1. No transfer – of any right, title or interest in any immovable property – except by way of a registered document – sections 54 and 55 of the Transfer of Property Act
Immovable property can transferred only by a registered document. There can be no transfer of any right, title or interest in any immovable property except by way of a registered document.
This Court clearly held that an agreement to sell which is not a registered deed of conveyance would not meet the requirements of sections 54 and 55 of the Transfer of Property Act. With respect to section 53A of the Transfer of Property Act, it is well-settled that the same can only be used as a defence in proceedings initiated by the transferor or by any person claiming under him.
Greater Bombay Co-operative Bank Ltd. v. Nagaraj Ganeshmal Jain and Others: AIR 2017 Supreme Court 3548
2. Compensation – Insurer’s liability to pay – Insurer’s liability to compensation continues even if vehicle stood transferred to another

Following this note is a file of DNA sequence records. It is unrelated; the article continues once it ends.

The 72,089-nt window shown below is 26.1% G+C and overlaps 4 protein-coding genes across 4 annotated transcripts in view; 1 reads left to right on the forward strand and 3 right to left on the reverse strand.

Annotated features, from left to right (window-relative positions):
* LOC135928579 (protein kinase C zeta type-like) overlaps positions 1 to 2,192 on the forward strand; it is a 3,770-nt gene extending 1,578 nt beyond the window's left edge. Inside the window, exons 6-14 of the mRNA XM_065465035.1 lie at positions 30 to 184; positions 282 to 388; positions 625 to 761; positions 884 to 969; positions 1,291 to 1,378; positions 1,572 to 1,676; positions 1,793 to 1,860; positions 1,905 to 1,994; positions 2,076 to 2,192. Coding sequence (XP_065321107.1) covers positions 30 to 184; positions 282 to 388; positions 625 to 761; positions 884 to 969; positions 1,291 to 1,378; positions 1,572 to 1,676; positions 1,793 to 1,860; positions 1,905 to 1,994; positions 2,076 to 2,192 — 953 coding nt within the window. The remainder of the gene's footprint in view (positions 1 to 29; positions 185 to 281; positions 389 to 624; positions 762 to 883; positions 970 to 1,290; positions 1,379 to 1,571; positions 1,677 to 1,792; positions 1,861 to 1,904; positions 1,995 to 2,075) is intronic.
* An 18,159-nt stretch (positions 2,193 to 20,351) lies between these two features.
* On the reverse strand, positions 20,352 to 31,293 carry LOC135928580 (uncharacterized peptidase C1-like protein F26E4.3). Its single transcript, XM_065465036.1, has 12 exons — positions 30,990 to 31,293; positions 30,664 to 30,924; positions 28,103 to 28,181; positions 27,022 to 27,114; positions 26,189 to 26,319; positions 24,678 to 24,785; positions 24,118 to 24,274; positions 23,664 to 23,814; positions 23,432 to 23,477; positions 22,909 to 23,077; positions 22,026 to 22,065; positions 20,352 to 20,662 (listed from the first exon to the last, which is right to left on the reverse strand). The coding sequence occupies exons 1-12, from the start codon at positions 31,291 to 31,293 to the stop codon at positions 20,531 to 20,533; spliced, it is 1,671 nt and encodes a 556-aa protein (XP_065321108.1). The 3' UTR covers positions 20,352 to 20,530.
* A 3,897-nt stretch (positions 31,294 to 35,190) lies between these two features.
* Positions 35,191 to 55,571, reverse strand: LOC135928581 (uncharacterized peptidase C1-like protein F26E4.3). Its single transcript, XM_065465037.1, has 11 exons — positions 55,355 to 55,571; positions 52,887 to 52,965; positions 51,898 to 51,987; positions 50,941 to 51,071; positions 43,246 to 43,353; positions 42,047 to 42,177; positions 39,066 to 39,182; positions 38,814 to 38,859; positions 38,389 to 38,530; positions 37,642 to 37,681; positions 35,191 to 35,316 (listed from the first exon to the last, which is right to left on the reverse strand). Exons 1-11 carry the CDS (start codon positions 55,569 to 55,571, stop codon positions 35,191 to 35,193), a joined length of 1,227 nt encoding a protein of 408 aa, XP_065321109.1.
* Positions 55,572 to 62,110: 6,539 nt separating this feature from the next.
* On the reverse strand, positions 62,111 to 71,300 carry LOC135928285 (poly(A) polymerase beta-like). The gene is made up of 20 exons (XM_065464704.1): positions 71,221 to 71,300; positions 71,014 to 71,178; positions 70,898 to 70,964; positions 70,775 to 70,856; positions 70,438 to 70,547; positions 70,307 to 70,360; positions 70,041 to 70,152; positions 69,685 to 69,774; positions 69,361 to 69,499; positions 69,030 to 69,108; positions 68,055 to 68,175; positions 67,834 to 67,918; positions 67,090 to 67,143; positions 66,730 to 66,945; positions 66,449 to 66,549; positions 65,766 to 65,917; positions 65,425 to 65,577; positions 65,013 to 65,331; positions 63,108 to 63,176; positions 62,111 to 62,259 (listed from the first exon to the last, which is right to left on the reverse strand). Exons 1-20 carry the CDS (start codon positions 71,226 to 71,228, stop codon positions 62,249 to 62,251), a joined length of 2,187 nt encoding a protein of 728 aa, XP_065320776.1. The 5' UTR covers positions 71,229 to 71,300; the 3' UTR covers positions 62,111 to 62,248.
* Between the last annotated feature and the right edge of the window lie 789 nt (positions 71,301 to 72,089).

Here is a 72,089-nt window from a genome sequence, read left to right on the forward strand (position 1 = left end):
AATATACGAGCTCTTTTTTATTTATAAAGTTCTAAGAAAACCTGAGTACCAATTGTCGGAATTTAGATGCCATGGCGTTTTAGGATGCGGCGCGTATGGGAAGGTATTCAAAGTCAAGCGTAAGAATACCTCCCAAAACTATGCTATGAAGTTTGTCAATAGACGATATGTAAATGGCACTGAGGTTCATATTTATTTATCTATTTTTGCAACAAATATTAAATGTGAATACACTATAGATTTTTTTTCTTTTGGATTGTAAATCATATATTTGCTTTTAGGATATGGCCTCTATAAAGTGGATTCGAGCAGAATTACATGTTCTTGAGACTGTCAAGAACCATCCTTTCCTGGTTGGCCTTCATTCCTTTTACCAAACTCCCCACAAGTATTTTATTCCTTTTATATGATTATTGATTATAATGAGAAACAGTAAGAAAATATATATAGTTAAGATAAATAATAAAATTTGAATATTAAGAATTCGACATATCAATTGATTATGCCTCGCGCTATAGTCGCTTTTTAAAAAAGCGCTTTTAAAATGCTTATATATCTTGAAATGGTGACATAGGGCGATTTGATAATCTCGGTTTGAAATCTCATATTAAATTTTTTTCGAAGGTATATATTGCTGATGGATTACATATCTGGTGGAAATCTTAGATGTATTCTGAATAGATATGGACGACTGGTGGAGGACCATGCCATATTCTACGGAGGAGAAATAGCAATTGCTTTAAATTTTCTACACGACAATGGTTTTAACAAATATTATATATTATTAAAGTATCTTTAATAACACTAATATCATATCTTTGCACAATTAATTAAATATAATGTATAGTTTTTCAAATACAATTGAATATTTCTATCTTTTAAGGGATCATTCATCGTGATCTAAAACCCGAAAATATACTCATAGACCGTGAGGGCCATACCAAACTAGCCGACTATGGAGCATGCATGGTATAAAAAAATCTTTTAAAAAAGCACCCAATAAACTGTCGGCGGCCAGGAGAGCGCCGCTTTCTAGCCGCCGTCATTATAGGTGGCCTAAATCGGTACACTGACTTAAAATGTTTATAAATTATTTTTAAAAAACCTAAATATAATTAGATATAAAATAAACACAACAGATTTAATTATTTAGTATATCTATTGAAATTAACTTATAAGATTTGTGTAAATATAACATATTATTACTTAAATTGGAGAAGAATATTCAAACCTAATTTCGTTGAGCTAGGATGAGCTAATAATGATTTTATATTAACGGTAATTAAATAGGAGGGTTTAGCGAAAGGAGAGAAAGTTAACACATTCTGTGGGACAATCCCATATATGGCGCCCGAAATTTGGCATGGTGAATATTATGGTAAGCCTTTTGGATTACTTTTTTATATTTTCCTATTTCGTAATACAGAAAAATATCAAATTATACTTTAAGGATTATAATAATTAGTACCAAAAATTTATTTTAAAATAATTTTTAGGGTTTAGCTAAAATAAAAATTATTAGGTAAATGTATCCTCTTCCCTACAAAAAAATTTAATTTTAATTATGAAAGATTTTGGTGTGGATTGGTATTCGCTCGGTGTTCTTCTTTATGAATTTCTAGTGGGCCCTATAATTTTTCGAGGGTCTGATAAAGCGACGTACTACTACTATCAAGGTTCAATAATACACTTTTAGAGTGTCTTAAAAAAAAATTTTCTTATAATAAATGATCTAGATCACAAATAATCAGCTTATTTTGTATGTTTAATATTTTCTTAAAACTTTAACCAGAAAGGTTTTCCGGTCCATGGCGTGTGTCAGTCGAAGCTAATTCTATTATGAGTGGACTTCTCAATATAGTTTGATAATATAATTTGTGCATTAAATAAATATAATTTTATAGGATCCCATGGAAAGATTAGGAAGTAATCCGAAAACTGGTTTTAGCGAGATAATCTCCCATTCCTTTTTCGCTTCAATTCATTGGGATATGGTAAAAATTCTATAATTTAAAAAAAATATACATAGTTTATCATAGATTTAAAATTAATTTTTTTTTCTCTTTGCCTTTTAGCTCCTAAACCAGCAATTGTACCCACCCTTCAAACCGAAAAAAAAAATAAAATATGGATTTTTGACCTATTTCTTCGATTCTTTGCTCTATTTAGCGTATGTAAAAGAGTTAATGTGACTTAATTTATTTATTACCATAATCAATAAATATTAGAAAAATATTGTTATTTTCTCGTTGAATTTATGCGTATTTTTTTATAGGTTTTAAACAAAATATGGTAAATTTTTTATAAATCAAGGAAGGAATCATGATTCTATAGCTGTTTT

The scheme of the Act shows that an insurance policy can cover three kinds of risk, i.e. owner of the vehicle; property (vehicle) and third party. The liability of the owner to have compulsory insurance is only in regard to the third party and not to the property.
Thus, once the vehicle is insured, the owner as well as any other person can use the vehicle with the consent of the owner. Section 94 does not provide that any person who will use the vehicle shall insure the vehicle in respect of his separate use.
The Court held that whenever a vehicle which is covered by the insurance policy is transferred to a transferee, the liability of insurer does not cease so far as the third party/victim is concerned, even if the owner or purchaser does not give any intimation as required under the provisions of the Act.